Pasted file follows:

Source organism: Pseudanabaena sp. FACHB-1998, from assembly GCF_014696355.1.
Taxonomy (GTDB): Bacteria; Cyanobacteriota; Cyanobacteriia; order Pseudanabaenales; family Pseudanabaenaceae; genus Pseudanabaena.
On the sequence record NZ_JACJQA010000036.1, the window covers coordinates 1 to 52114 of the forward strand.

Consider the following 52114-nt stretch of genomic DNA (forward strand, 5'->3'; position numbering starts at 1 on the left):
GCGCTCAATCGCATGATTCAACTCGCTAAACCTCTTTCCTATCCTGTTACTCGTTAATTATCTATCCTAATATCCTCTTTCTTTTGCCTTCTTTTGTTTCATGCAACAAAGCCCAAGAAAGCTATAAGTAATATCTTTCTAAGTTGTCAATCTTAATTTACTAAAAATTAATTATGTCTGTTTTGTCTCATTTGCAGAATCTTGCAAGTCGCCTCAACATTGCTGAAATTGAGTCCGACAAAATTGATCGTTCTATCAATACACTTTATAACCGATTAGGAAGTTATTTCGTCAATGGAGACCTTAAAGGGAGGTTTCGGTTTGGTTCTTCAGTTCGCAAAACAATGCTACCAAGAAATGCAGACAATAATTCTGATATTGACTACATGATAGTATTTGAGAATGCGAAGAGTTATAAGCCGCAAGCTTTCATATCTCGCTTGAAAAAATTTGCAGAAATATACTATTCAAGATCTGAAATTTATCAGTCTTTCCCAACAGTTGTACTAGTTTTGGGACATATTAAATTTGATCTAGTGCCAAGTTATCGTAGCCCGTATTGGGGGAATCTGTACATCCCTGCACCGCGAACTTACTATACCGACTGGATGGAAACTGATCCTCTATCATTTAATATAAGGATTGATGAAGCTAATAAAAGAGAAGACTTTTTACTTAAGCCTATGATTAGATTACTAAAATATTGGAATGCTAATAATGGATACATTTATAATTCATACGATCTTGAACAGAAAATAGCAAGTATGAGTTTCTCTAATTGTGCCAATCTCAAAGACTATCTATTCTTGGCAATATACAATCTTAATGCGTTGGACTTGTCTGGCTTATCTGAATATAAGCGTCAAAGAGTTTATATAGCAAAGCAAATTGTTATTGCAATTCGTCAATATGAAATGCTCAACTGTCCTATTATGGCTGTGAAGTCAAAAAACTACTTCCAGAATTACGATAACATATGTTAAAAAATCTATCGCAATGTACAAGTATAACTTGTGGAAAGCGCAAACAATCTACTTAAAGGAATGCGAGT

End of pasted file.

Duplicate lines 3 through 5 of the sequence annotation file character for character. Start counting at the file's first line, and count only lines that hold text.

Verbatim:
On the sequence record NZ_JACJQA010000036.1, the window covers coordinates 1 to 52114 of the forward strand.

Consider the following 52114-nt stretch of genomic DNA (forward strand, 5'->3'; position numbering starts at 1 on the left):
GCGCTCAATCGCATGATTCAACTCGCTAAACCTCTTTCCTATCCTGTTACTCGTTAATTATCTATCCTAATATCCTCTTTCTTTTGCCTTCTTTTGTTTCATGCAACAAAGCCCAAGAAAGCTATAAGTAATATCTTTCTAAGTTGTCAATCTTAATTTACTAAAAATTAATTATGTCTGTTTTGTCTCATTTGCAGAATCTTGCAAGTCGCCTCAACATTGCTGAAATTGAGTCCGACAAAATTGATCGTTCTATCAATACACTTTATAACCGATTAGGAAGTTATTTCGTCAATGGAGACCTTAAAGGGAGGTTTCGGTTTGGTTCTTCAGTTCGCAAAACAATGCTACCAAGAAATGCAGACAATAATTCTGATATTGACTACATGATAGTATTTGAGAATGCGAAGAGTTATAAGCCGCAAGCTTTCATATCTCGCTTGAAAAAATTTGCAGAAATATACTATTCAAGATCTGAAATTTATCAGTCTTTCCCAACAGTTGTACTAGTTTTGGGACATATTAAATTTGATCTAGTGCCAAGTTATCGTAGCCCGTATTGGGGGAATCTGTACATCCCTGCACCGCGAACTTACTATACCGACTGGATGGAAACTGATCCTCTATCATTTAATATAAGGATTGATGAAGCTAATAAAAGAGAAGACTTTTTACTTAAGCCTATGATTAGATTACTAAAATATTGGAATGCTAATAATGGATACATTTATAATTCATACGATCTTGAACAGAAAATAGCAAGTATGAGTTTCTCTAATTGTGCCAATCTCAAAGACTATCTATTCTTGGCAATATACAATCTTAATGCGTTGGACTTGTCTGGCTTATCTGAATATAAGCGTCAAAGAGTTTATATAGCAAAGCAAATTGTTATTGCAATTCGTCAATATGAAATGCTCAACTGTCCTATTATGGCTGTGAAGTCAAAAAACTACTTCCAGAATTACGATAACATATGTTAAAAAATCTATCGCAATGTACAAGTATAACTTGTGGAAAGCGCAAACAATCTACTTAAAGGAATGCGAGT